The focus on Huffman ultimately played a critical role in bringing Kasandra home, as key witnesses reported seeing him, not her.
On Friday, July 22, Jess Poshepny was getting dinner ready when the phone rang. The anonymous caller said she knew where Huffman was staying, at a camp he constructed south of the Sutter Medical Center complex on Chanate Road. Jess Poshepny had received dozen of calls like this, and after two weeks of chasing futile tips she had become somewhat jaded.
"But this girl just kept calling back," she said.
Finally, the woman called and said she was standing on Beverly Way in Santa Rosa next to Huffman's truck. "She said, 'Are you guys coming?'" Jess Poshepny recounted. She was on her way.
Jess Poshepny immediately called her aunt, who lived closer to the location, who raced out into the night to the rural Santa Rosa street. Sure enough, the primer-gray pick-up truck the family had searched for high and low, was sitting there - and inside, on the floor of the passenger seat, was what appeared to be Kasandra's purse.
There was no sign of the couple, but the tipster said they had set up camp deep in the bushes off the road. The family immediately called police, who came out to the site but said they couldn't search the deep brush at night, not knowing who or what might be out there, Jess Poshepny said.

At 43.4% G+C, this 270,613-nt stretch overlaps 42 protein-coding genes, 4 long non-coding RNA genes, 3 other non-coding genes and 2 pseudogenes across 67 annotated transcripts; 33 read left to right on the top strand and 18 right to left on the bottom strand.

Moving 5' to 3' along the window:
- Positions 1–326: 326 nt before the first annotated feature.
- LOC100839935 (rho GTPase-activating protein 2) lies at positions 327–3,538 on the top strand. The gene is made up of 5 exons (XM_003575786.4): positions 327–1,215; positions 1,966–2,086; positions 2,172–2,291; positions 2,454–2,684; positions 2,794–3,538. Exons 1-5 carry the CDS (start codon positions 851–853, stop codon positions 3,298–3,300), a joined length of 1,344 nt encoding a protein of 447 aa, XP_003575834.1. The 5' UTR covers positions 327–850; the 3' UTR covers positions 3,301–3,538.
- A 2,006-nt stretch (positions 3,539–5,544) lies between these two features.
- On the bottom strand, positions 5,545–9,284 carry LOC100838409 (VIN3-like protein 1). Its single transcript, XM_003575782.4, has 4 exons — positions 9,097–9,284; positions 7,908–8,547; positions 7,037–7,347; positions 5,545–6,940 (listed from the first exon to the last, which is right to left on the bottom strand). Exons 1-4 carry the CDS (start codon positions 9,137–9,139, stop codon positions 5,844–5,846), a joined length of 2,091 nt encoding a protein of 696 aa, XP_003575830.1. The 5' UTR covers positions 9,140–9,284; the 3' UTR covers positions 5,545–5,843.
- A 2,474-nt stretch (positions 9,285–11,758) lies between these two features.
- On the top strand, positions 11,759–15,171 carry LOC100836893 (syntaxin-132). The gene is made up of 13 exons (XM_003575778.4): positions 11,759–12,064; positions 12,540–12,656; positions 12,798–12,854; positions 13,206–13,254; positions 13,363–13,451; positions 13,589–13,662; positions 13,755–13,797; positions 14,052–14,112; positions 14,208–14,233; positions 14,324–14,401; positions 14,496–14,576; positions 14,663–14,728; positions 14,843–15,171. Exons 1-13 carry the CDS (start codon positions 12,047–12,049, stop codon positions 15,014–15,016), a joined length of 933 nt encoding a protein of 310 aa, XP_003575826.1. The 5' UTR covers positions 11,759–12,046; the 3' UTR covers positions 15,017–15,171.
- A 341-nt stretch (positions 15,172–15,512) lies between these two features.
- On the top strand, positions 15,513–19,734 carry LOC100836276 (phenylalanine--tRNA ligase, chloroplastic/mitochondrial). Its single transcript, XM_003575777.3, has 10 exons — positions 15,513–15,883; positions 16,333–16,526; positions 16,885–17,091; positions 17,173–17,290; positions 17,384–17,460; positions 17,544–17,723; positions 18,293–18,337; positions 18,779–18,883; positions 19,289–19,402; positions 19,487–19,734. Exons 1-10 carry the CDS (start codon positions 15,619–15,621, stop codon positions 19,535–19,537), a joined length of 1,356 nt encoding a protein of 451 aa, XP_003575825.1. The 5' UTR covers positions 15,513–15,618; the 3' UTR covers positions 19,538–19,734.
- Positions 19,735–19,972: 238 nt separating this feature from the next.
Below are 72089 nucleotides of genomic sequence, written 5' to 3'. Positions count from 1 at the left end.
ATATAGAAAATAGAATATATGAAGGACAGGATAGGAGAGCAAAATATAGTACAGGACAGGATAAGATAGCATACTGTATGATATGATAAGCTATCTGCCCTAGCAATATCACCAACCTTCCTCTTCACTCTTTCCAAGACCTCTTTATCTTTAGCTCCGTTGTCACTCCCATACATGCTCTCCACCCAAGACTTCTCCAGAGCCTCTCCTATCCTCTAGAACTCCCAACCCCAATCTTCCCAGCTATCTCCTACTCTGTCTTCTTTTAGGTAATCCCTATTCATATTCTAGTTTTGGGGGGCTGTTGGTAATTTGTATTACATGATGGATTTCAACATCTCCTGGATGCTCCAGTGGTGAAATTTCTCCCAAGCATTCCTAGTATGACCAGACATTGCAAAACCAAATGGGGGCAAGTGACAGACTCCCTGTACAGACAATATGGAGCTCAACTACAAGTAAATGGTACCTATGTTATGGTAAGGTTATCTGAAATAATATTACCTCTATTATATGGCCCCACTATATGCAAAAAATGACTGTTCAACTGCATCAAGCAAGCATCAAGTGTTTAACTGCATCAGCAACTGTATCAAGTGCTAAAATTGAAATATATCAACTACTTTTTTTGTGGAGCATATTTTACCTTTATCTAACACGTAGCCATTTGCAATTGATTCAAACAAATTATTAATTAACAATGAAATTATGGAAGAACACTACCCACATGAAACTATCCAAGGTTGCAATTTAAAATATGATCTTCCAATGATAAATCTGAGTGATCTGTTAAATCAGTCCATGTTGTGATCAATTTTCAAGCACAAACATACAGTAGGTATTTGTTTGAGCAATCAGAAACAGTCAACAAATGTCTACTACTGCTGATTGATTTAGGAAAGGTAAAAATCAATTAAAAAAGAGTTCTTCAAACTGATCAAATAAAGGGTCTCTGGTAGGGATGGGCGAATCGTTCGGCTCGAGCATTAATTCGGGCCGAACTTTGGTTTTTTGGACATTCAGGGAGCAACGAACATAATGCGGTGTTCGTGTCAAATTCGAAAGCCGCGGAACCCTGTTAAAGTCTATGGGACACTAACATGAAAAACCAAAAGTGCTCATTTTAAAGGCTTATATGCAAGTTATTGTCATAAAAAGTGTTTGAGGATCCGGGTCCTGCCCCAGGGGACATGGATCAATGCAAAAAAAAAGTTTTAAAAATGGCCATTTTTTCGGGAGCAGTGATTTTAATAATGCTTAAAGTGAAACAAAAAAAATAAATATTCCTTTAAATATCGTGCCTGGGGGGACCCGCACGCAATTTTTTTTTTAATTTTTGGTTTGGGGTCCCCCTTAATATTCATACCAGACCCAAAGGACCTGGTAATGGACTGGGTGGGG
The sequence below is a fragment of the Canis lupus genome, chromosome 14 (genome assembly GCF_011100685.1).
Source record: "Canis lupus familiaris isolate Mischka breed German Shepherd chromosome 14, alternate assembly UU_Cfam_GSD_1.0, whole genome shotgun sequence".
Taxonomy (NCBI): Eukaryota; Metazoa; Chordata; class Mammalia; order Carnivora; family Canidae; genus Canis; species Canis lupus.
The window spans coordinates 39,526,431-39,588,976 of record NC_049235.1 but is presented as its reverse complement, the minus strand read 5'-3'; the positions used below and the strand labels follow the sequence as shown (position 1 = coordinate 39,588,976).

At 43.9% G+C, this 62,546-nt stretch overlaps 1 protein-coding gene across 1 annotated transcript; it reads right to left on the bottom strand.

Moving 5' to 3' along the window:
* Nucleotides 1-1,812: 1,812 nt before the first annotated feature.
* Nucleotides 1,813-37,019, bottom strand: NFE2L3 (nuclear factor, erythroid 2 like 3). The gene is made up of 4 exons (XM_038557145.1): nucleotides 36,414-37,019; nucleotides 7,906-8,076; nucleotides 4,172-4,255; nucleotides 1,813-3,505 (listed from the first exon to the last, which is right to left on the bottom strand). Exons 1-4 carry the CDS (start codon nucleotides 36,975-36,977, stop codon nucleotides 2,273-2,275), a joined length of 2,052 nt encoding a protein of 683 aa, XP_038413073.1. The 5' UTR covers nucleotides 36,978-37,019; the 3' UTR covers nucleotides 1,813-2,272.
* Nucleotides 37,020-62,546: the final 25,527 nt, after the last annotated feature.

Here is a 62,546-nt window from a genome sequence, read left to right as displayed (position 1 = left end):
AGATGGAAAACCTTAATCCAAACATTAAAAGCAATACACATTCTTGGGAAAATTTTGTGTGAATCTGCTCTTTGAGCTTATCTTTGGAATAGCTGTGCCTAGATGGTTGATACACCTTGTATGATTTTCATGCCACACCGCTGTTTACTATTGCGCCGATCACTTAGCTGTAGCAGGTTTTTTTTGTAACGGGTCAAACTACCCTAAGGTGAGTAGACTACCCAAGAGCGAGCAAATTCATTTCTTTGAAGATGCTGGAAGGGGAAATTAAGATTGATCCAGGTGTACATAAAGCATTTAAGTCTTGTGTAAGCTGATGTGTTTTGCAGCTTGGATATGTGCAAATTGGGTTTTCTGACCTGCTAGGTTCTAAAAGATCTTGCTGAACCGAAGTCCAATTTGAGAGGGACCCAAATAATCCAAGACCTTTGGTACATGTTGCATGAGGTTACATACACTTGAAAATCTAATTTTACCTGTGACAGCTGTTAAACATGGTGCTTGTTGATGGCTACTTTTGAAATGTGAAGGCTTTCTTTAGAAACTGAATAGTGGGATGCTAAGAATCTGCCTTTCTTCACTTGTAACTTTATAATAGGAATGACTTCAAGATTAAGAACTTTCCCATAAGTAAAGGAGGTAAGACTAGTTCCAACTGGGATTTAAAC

So the family spent the night camped out in a car next to the truck, unwilling to risk letting Kasandra slip through their fingers again. The next morning, police returned and opened the truck. The purse inside was confirmed to be Kasandra's, complete with her identification card, banking information and cellphone. Deputies began interviewing neighbors in the area, several of whom said they had seen Huffman, that he told them he was a student at the junior college who could not afford an apartment. No one could confirm seeing Kasandra, Jess Poshepny said. "They said they saw him with a girl, but it definitely wasn't Kasandra," she said.
The truck was strewn with clothing and trash; the back cab held bags of potting soil, which at first seemed like an ominous sign to Jess Poshepny. "My first thought was that he killed her and buried her," she told the Index-Tribune after the truck had been found but before Kasandra was recovered.
Law enforcement towed the truck to be tested for evidence, and made plans to send up the Sonoma County Sheriff's Office helicopter, Henry One, to conduct an aerial search of the reservoir area. The helicopter spotted a camp and directed deputies to the location, said O'Leary. Deep in the brush, police discovered Kasandra Poshepny and Huffman.
Exactly why the teen took off remains a mystery.
But on Saturday, the whys didn't matter for Kasandra's family, who raced to greet her.
We are happy to have her home and she is very happy to be home," Jess Poshepny said.